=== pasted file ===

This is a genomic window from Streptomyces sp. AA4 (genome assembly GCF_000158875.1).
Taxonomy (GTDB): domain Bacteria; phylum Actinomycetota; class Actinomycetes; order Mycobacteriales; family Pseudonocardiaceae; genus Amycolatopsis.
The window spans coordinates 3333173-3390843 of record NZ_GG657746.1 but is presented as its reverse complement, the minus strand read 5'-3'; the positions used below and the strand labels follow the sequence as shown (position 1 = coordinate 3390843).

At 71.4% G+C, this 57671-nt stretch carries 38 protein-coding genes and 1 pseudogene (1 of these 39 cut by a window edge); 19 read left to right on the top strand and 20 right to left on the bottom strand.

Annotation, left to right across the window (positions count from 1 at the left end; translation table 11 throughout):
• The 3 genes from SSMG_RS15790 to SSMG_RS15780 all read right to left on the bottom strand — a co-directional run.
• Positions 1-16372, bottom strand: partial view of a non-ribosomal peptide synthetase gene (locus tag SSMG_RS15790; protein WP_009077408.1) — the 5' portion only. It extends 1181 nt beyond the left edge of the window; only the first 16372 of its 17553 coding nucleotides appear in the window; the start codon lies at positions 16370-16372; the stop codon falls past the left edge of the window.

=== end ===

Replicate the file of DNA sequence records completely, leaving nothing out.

This is a genomic window from Streptomyces sp. AA4 (genome assembly GCF_000158875.1).
Taxonomy (GTDB): domain Bacteria; phylum Actinomycetota; class Actinomycetes; order Mycobacteriales; family Pseudonocardiaceae; genus Amycolatopsis.
The window spans coordinates 3333173-3390843 of record NZ_GG657746.1 but is presented as its reverse complement, the minus strand read 5'-3'; the positions used below and the strand labels follow the sequence as shown (position 1 = coordinate 3390843).

At 71.4% G+C, this 57671-nt stretch carries 38 protein-coding genes and 1 pseudogene (1 of these 39 cut by a window edge); 19 read left to right on the top strand and 20 right to left on the bottom strand.

Annotation, left to right across the window (positions count from 1 at the left end; translation table 11 throughout):
• The 3 genes from SSMG_RS15790 to SSMG_RS15780 all read right to left on the bottom strand — a co-directional run.
• Positions 1-16372, bottom strand: partial view of a non-ribosomal peptide synthetase gene (locus tag SSMG_RS15790; protein WP_009077408.1) — the 5' portion only. It extends 1181 nt beyond the left edge of the window; only the first 16372 of its 17553 coding nucleotides appear in the window; the start codon lies at positions 16370-16372; the stop codon falls past the left edge of the window.